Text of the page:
- “The Campaign Supervisor”: Trump campaign national co-chairman Sam Clovis
- “High-Ranking Campaign Official”: Campaign manager Corey Lewandowski
- “Another high-ranking campaign official”: Campaign chairman Paul Manafort
- “Another campaign official”: Manafort deputy Rick Gates
- “Senior Policy Advisor”: Unknown
- “The Professor”: Joseph Mifsud, director of the London Academy of Diplomacy
- “The Female Russian National”: Unknown
- “A Russian National Connected to the Russian Ministry of Foreign Affairs”: Ivan Timofeev
The guilty plea of a 30-year-old campaign aide — so green that he listed Model United Nations in his qualifications — shifted the narrative on Monday of the Trump campaign’s interactions with Russia: Court documents revealed that Russian officials alerted the campaign, through an intermediary in April 2016, that they possessed thousands of Democratic emails and other “dirt” on Hillary Clinton.
That was two months before the Russian hacking of the Democratic National Committee was publicly revealed and the stolen emails began to appear online. The new court filings provided the first clear evidence that Trump campaign aides had early knowledge that Russia had stolen confidential documents on Mrs. Clinton and the committee, a tempting trove in a close presidential contest.
By the time of a crucial meeting in June of last year, when Donald Trump Jr. and other senior Trump campaign officials met with a Russian lawyer offering damaging information on Mrs. Clinton, some may have known for weeks that Russia had material likely obtained by illegal hacking, the new documents suggested. The disclosures added to the evidence pointing to attempts at collaboration between the Trump campaign and the Russian government, but they appeared to fall short of proof that they conspired in the hacking or other illegal acts.John Schindler at The Observer:
The importance of the Papadopoulos case to the Mueller investigation in terms of national security is obvious and troubling. Already “the Professor” has been identified as Joseph Mifsud, a Maltese academic resident in Great Britain. Mifsud brushed off the FBI’s accusations of his role in this affair, stating he has “a clear conscience.” So far, the Russian female and the senior MFA official have not been firmly identified, yet in truth it hardly matters since, to any seasoned counterspy, their roles in this hush-hush saga are perfectly clear, no matter who they really are.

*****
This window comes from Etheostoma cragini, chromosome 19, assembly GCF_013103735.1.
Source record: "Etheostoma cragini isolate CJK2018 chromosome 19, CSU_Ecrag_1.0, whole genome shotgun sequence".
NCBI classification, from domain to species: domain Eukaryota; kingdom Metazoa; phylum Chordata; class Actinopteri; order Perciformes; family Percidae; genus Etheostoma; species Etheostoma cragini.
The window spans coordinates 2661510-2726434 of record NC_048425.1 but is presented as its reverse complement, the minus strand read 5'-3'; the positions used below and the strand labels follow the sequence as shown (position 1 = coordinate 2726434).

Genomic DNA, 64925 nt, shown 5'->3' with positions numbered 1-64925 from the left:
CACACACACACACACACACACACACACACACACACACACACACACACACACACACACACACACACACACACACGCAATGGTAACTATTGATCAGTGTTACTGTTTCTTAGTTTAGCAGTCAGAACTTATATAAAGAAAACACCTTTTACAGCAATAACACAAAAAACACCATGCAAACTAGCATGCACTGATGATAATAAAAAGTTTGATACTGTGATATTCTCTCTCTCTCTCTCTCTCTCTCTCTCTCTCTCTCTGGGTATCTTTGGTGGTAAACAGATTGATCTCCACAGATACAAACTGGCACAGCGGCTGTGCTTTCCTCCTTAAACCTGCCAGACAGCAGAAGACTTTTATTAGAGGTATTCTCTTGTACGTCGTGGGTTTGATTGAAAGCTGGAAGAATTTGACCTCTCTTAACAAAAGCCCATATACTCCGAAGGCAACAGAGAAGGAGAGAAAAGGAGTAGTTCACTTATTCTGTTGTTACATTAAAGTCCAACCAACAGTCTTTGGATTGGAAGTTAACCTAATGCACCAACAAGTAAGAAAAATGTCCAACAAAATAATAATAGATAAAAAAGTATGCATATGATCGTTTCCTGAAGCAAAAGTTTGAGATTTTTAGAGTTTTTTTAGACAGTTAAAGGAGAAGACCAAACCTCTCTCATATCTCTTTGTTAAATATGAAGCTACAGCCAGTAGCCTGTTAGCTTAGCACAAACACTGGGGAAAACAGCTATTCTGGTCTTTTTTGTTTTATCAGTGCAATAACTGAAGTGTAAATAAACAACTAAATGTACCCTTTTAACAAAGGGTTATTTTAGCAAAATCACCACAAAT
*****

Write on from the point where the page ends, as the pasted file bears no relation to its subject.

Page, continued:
This was a textbook Russian espionage operation, presumably run by Moscow’s Foreign Intelligence Service, the SVR. Here, Mifsud served as a cut-out, offering plausible deniability as the Kremlin assessed if Papadopoulos was worth the SVR’s time—which obviously he was. Here “the Russian MFA” is merely a pleasant fiction covering the tracks of the SVR. It’s safe to assume that the Russian female and the “diplomat” were SVR representatives too, since spies—not legitimate diplomats—handle this sort of sensitive matter for Moscow.
Even though very little concrete results came of Papadopoulos’s effort at currying the Kremlin’s favor—indeed this operation appears rather amateurish overall, given that Moscow knows that Western intelligence can intercept emails—it’s certain that the SVR was pleased to have direct access to the Trump campaign.